The entry to the Imola chicane is one of the most unlikely passing spots in F1, yet Alonso pulled it off, against a highly experienced opponent in at least a relatively comparable car.
It was easily the most memorable passing move so far in 2007, and one that ensured a fitting farewell for the Magny Cours circuit.
Importantly, it also came at a time when Alonso could least afford an accident and a loss of points. Faced with a lost cause when the rain stayed away, he raced aggressively but intelligently to make the most of an unfortunate weekend.
The move also accomplished a neat payback on Nick Heidfeld for Bahrain, where the German had pulled a similarly deft move to take fourth place from Alonso.
The reigning champion couldn't do anything about his gearbox gremlins. He did, however, show that he is ready and able to race hard and pull off spectacular passes without ruining his race. Applying the same resolve to the remaining races could turn around the reigning champion's faltering defense of his title.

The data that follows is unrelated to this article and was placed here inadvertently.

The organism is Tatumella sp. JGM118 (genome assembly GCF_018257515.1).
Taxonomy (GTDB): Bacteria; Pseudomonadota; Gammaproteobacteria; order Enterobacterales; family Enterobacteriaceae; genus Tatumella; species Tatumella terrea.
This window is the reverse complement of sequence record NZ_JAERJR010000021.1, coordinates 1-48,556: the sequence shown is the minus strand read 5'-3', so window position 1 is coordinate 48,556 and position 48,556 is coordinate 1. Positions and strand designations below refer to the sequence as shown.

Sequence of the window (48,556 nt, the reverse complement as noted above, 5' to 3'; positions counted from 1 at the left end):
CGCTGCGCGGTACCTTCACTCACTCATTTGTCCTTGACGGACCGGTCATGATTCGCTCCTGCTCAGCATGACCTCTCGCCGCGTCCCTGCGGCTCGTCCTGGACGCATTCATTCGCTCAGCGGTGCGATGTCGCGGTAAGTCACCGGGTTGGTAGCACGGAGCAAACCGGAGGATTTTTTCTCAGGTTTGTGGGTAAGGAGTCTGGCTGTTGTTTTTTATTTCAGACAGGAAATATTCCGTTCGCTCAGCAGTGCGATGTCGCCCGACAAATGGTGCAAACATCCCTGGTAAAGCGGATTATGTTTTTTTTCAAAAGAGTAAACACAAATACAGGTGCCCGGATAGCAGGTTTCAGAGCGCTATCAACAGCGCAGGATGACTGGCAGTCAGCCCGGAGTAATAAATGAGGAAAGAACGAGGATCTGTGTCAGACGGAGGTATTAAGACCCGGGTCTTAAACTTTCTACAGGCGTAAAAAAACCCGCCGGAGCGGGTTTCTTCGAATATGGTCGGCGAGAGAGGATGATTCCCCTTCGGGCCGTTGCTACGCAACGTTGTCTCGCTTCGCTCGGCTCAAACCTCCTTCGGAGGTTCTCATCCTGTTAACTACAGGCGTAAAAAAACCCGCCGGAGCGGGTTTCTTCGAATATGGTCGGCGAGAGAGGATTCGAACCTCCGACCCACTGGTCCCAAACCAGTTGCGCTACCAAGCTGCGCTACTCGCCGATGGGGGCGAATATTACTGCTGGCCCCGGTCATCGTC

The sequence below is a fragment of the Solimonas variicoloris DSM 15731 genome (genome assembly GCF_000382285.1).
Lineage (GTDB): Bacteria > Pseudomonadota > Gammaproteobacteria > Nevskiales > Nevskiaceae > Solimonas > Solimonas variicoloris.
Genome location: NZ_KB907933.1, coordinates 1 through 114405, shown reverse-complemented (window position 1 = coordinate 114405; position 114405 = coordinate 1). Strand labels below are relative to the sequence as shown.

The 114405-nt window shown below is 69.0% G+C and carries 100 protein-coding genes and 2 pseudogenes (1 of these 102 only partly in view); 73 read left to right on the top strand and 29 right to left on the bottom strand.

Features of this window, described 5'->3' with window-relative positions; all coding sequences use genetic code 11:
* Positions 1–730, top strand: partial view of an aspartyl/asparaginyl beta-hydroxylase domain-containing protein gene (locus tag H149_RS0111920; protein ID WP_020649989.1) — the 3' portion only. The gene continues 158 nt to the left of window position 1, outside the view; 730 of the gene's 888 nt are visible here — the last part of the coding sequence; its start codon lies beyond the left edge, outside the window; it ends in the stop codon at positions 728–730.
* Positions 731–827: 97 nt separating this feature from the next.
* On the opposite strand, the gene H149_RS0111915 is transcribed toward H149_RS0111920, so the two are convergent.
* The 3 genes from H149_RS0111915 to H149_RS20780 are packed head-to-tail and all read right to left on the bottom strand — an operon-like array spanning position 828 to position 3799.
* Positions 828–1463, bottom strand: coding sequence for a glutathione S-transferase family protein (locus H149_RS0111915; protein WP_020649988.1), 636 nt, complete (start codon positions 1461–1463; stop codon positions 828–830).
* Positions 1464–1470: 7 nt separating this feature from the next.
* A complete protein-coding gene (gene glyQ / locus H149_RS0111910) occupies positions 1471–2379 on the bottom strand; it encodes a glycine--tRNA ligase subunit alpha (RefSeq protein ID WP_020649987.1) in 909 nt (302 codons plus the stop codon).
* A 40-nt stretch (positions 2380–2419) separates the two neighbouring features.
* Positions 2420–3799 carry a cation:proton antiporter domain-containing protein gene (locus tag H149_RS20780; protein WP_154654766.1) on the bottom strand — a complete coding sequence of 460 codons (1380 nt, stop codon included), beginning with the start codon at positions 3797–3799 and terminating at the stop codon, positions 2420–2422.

Alonso's gearbox problems during qualifying meant that Hamilton is now the only one of the top four not to have suffered a mechanical problem all season. His own consistency has multiplied that good fortune, as he is also the only one of the four not to make a race-ruining mistake.
Which leaves the key unanswered question about Hamilton in F1 - how well will he bounce back when adversity does finally strike? We already know that Alonso, Massa and Raikkonen can shrug off mistakes and poor performances. Hamilton hasn't had to deal with such setbacks yet.
The longer his purple patch lasts, and the greater the expectations placed upon him by the media and the team, the more unsettling it will be when he ends a race against the barriers or with a blown engine instead of on the podium. That prospect has now become the main hope of the chasing pack.
Hamilton will be under immense pressure to present his British fans with victory at Silverstone next weekend. It would be the worst possible time for his McLaren to let him down or, even worse, if a mistake ends his race. Which also, cruelly, makes it the most likely time to happen.
If the young Englishman can leave Silverstone with still at least a ten point lead in the championship, he will feel (literally and figuratively) halfway home to the title.